I recently had the pleasure of reading A Sense of the Future, a collection of essays on science, by the late Jacob Bronowski. While diving into this fine book, I recalled with equal pleasure the experience of watching the remarkable documentary, The Ascent of Man, which he created for television in the 1970s. One thing led to another in my mind, and before long, I was reminiscing about the incredible array of intellectually and culturally rich programming on television from roughly the mid-50s to about 1980. And – spoiler alert – after I describe it a bit, I’m here to tell you I’m damned worried we’ve lost it, and the loss is no good.
Who can forget Kenneth Clark’s jewel, Civilisation, which covered art and cultural history in a fashion similar to Bronowski’s treatment of the history of science?
In music, Leonard Bernstein made fifty-three episodes of Young People’s Concerts for CBS. I remember watching these programs as a young person trying to understand what this music was about and whether and why I might like it. Without doubt, it enriched my life culturally, as it did the lives of so many other young and not-so-young people.
Though I have only a vague recollection of the Hallmark Hall of Fame, I absolutely marvel in retrospect at its productions. Debuts of new operas by significant composers, exciting productions of Shakespeare’s plays featuring the best actors of the day, and important new plays – all were produced on a major network for the general public to watch, learn, and enjoy.
Now, before I provoke you with my main hypothesis and questions, let me lay out some caveats. First, I realize that most of what was put on TV in the early days was mediocre, just as it is today.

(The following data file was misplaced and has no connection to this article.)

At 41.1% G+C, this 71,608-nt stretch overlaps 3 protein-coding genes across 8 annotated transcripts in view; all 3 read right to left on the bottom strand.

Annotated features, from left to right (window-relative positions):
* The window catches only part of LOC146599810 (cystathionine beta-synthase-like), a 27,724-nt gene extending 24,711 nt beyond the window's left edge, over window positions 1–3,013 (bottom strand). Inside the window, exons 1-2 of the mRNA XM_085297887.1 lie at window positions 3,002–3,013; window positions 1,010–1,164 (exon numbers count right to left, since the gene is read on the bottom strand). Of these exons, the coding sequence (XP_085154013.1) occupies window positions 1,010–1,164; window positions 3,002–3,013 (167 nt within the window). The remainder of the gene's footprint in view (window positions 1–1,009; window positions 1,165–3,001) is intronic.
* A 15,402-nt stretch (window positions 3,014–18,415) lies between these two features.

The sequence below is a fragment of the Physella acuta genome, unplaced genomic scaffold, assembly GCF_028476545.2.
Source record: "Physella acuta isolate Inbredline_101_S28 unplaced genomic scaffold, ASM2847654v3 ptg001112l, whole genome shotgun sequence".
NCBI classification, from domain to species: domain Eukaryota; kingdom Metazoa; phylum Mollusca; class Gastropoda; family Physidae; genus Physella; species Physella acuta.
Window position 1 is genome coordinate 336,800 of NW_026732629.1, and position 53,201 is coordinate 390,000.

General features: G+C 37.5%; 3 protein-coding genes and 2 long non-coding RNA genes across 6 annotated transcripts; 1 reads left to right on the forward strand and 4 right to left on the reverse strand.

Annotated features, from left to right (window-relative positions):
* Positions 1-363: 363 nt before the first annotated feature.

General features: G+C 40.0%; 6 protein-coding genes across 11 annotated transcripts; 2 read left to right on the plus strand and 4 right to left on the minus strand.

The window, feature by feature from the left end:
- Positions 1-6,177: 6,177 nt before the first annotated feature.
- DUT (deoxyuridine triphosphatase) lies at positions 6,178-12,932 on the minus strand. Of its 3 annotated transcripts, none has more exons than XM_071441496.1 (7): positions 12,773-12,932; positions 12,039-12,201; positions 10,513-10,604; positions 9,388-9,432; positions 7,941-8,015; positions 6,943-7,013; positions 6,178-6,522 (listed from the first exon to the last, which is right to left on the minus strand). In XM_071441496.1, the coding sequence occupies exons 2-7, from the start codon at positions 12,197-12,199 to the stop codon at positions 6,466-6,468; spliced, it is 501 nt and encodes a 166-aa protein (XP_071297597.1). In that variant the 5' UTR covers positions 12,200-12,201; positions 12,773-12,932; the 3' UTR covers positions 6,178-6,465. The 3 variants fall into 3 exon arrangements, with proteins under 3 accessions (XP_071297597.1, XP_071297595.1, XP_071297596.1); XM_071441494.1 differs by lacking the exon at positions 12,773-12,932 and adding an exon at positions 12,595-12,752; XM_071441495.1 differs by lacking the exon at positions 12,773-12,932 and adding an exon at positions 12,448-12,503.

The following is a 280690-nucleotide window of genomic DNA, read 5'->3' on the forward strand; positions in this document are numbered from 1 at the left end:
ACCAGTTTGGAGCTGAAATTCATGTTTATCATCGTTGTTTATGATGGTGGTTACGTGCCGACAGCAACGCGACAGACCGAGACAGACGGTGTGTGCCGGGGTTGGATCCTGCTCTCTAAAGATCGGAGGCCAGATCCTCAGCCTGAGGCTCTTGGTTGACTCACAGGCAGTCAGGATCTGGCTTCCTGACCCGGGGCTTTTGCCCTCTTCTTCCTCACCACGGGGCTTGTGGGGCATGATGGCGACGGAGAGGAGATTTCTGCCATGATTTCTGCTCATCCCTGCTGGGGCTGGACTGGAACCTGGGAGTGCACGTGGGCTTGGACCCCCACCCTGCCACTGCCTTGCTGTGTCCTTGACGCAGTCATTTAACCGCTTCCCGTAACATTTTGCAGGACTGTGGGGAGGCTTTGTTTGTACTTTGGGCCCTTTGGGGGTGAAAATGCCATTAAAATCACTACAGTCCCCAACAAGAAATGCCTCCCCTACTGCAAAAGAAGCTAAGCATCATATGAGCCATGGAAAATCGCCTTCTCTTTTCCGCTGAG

Second, I know that fine programming has continued to be produced in the decades that followed 1980. Further, it is true that there has been a proliferation of venues all across the country where art and culture can be and are experienced. This is not insignificant, though one wonders whether the best of it is quite expensive and principally accessible mostly to elites.
Third, there are new forms of art, such as high quality television series, that have in some ways replaced fine film, etc. I do a little binge watching myself and won’t argue with the fact that we have genres of expression today that are well made and fit the times.
But, notwithstanding these caveats, I do want to present a hypothesis that alarms me and challenge you to test it out, and, if it bears truth, begin to think out possible explanations and perhaps solutions.
Here’s the hypothesis: though the types and numbers of media generally and publicly available have multiplied many times over, the aesthetic and cultural quality of all their offerings, as a whole, has diminished. In fact, for the most part, they have made us coarser and less attuned to the best ideas and values we’ve inherited from the past.
Make no mistake: I’m quite well aware, as a consumer, of the BBC and PBS. But, notwithstanding their occasional good offerings, I would say two things: 1) the times we see giants of thought and performance are fewer and less sustained, and 2) the overall quality of the programming has particularly and noticeably declined in the last 5-10 years.
Why has this happened?
First, money was important to early era TV producers, but nowhere near as important as it is today. I suspect there was a sense in those days that high culture was good for people and that it ought to be provided, however much profit it produced. I doubt that such an ethic is generally operational today.
Second, the public today generally values classic thought, art, and performance less than it did just decades ago. By the way, when I say “classic,” I mean both old and new. It could be Shakespeare, or it could be August Wilson. It could be Beethoven, or it could be Coltrane. It could be Turner, or it could be O’Keefe.
Third, the net effect has been that public intellectuals and the great artists are no longer drawn out into the public square as they once were. And in their place, mostly, we get underwhelming pundits and “journalists” and merely popular entertainers.
Call me effete, hopelessly out of date, or what you will. But I’ll die standing by the view that it would be good for all citizens to read and understand what Jacob Bronowski wrote in A Sense of the Future. Those producers who cared enough about promoting these and other best values of our culture made a huge difference in the life of this kid growing up on Meadow Lake Avenue in Dallas, Texas. Shouldn’t we expect the same for my kids and yours?